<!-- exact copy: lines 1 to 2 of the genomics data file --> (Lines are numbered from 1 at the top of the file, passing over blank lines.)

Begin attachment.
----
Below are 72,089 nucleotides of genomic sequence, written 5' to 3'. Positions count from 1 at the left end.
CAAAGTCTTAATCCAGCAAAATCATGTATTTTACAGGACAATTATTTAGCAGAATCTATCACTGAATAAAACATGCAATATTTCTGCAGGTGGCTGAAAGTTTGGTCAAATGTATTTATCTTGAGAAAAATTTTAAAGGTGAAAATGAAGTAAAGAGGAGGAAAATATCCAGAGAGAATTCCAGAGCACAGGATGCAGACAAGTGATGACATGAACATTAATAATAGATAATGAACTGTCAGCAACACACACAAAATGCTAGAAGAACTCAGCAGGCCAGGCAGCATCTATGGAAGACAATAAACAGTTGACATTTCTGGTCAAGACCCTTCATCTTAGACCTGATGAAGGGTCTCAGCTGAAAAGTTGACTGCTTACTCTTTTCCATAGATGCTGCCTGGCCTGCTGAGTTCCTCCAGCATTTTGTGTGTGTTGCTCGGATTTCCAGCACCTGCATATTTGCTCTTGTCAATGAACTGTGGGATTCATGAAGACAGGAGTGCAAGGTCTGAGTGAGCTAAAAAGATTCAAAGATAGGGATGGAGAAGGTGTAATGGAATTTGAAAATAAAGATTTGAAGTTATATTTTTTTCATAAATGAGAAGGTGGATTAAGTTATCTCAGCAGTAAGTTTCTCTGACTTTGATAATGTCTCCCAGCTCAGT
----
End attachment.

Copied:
Below are 72,089 nucleotides of genomic sequence, written 5' to 3'. Positions count from 1 at the left end.
CAAAGTCTTAATCCAGCAAAATCATGTATTTTACAGGACAATTATTTAGCAGAATCTATCACTGAATAAAACATGCAATATTTCTGCAGGTGGCTGAAAGTTTGGTCAAATGTATTTATCTTGAGAAAAATTTTAAAGGTGAAAATGAAGTAAAGAGGAGGAAAATATCCAGAGAGAATTCCAGAGCACAGGATGCAGACAAGTGATGACATGAACATTAATAATAGATAATGAACTGTCAGCAACACACACAAAATGCTAGAAGAACTCAGCAGGCCAGGCAGCATCTATGGAAGACAATAAACAGTTGACATTTCTGGTCAAGACCCTTCATCTTAGACCTGATGAAGGGTCTCAGCTGAAAAGTTGACTGCTTACTCTTTTCCATAGATGCTGCCTGGCCTGCTGAGTTCCTCCAGCATTTTGTGTGTGTTGCTCGGATTTCCAGCACCTGCATATTTGCTCTTGTCAATGAACTGTGGGATTCATGAAGACAGGAGTGCAAGGTCTGAGTGAGCTAAAAAGATTCAAAGATAGGGATGGAGAAGGTGTAATGGAATTTGAAAATAAAGATTTGAAGTTATATTTTTTTCATAAATGAGAAGGTGGATTAAGTTATCTCAGCAGTAAGTTTCTCTGACTTTGATAATGTCTCCCAGCTCAGT